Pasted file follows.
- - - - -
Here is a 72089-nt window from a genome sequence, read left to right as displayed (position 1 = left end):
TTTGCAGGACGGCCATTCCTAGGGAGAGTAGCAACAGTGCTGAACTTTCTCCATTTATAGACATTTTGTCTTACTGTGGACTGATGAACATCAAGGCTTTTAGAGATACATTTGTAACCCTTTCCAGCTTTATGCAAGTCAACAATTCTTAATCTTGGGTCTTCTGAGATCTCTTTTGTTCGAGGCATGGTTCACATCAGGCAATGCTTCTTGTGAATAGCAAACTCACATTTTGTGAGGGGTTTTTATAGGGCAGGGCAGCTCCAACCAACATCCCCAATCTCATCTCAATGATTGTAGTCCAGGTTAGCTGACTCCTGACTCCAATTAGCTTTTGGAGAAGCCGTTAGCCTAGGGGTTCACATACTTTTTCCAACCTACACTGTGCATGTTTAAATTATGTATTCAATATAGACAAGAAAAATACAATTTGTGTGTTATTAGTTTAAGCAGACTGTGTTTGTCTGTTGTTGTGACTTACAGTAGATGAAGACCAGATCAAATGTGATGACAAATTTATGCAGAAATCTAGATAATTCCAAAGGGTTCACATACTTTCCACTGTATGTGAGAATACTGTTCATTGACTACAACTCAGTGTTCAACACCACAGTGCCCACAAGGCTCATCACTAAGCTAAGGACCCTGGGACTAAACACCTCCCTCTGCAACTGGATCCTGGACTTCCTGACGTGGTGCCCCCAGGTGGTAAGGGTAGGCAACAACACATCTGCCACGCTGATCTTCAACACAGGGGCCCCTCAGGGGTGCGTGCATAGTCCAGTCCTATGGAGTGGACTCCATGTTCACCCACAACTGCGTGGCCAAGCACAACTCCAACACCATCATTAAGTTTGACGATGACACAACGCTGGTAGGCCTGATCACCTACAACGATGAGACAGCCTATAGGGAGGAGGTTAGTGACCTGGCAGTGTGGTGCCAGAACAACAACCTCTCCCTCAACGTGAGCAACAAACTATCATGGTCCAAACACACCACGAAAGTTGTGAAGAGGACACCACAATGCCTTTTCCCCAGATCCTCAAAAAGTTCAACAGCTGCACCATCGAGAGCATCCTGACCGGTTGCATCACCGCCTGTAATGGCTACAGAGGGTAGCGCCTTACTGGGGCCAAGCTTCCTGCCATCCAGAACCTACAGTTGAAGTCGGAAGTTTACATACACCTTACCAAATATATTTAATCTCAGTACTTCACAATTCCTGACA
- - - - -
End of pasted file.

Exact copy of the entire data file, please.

Here is a 72089-nt window from a genome sequence, read left to right as displayed (position 1 = left end):
TTTGCAGGACGGCCATTCCTAGGGAGAGTAGCAACAGTGCTGAACTTTCTCCATTTATAGACATTTTGTCTTACTGTGGACTGATGAACATCAAGGCTTTTAGAGATACATTTGTAACCCTTTCCAGCTTTATGCAAGTCAACAATTCTTAATCTTGGGTCTTCTGAGATCTCTTTTGTTCGAGGCATGGTTCACATCAGGCAATGCTTCTTGTGAATAGCAAACTCACATTTTGTGAGGGGTTTTTATAGGGCAGGGCAGCTCCAACCAACATCCCCAATCTCATCTCAATGATTGTAGTCCAGGTTAGCTGACTCCTGACTCCAATTAGCTTTTGGAGAAGCCGTTAGCCTAGGGGTTCACATACTTTTTCCAACCTACACTGTGCATGTTTAAATTATGTATTCAATATAGACAAGAAAAATACAATTTGTGTGTTATTAGTTTAAGCAGACTGTGTTTGTCTGTTGTTGTGACTTACAGTAGATGAAGACCAGATCAAATGTGATGACAAATTTATGCAGAAATCTAGATAATTCCAAAGGGTTCACATACTTTCCACTGTATGTGAGAATACTGTTCATTGACTACAACTCAGTGTTCAACACCACAGTGCCCACAAGGCTCATCACTAAGCTAAGGACCCTGGGACTAAACACCTCCCTCTGCAACTGGATCCTGGACTTCCTGACGTGGTGCCCCCAGGTGGTAAGGGTAGGCAACAACACATCTGCCACGCTGATCTTCAACACAGGGGCCCCTCAGGGGTGCGTGCATAGTCCAGTCCTATGGAGTGGACTCCATGTTCACCCACAACTGCGTGGCCAAGCACAACTCCAACACCATCATTAAGTTTGACGATGACACAACGCTGGTAGGCCTGATCACCTACAACGATGAGACAGCCTATAGGGAGGAGGTTAGTGACCTGGCAGTGTGGTGCCAGAACAACAACCTCTCCCTCAACGTGAGCAACAAACTATCATGGTCCAAACACACCACGAAAGTTGTGAAGAGGACACCACAATGCCTTTTCCCCAGATCCTCAAAAAGTTCAACAGCTGCACCATCGAGAGCATCCTGACCGGTTGCATCACCGCCTGTAATGGCTACAGAGGGTAGCGCCTTACTGGGGCCAAGCTTCCTGCCATCCAGAACCTACAGTTGAAGTCGGAAGTTTACATACACCTTACCAAATATATTTAATCTCAGTACTTCACAATTCCTGACA